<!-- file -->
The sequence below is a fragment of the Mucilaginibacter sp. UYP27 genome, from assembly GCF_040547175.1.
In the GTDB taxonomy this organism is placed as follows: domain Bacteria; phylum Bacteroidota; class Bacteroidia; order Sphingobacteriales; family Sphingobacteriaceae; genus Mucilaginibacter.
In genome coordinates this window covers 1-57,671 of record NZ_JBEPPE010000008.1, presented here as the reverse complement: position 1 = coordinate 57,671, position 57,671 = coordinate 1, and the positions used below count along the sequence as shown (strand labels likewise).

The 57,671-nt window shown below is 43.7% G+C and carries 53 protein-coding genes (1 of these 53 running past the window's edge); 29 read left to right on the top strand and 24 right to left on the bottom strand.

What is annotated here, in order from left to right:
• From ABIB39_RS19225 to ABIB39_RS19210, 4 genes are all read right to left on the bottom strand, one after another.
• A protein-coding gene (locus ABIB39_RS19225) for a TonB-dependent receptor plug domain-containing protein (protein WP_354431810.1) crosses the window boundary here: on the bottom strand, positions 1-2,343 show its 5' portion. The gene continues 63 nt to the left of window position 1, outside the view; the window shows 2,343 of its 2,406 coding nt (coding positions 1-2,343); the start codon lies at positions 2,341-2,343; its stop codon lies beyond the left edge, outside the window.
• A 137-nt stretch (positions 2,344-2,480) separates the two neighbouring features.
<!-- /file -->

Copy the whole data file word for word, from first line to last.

The sequence below is a fragment of the Mucilaginibacter sp. UYP27 genome, from assembly GCF_040547175.1.
In the GTDB taxonomy this organism is placed as follows: domain Bacteria; phylum Bacteroidota; class Bacteroidia; order Sphingobacteriales; family Sphingobacteriaceae; genus Mucilaginibacter.
In genome coordinates this window covers 1-57,671 of record NZ_JBEPPE010000008.1, presented here as the reverse complement: position 1 = coordinate 57,671, position 57,671 = coordinate 1, and the positions used below count along the sequence as shown (strand labels likewise).

The 57,671-nt window shown below is 43.7% G+C and carries 53 protein-coding genes (1 of these 53 running past the window's edge); 29 read left to right on the top strand and 24 right to left on the bottom strand.

What is annotated here, in order from left to right:
• From ABIB39_RS19225 to ABIB39_RS19210, 4 genes are all read right to left on the bottom strand, one after another.
• A protein-coding gene (locus ABIB39_RS19225) for a TonB-dependent receptor plug domain-containing protein (protein WP_354431810.1) crosses the window boundary here: on the bottom strand, positions 1-2,343 show its 5' portion. The gene continues 63 nt to the left of window position 1, outside the view; the window shows 2,343 of its 2,406 coding nt (coding positions 1-2,343); the start codon lies at positions 2,341-2,343; its stop codon lies beyond the left edge, outside the window.
• A 137-nt stretch (positions 2,344-2,480) separates the two neighbouring features.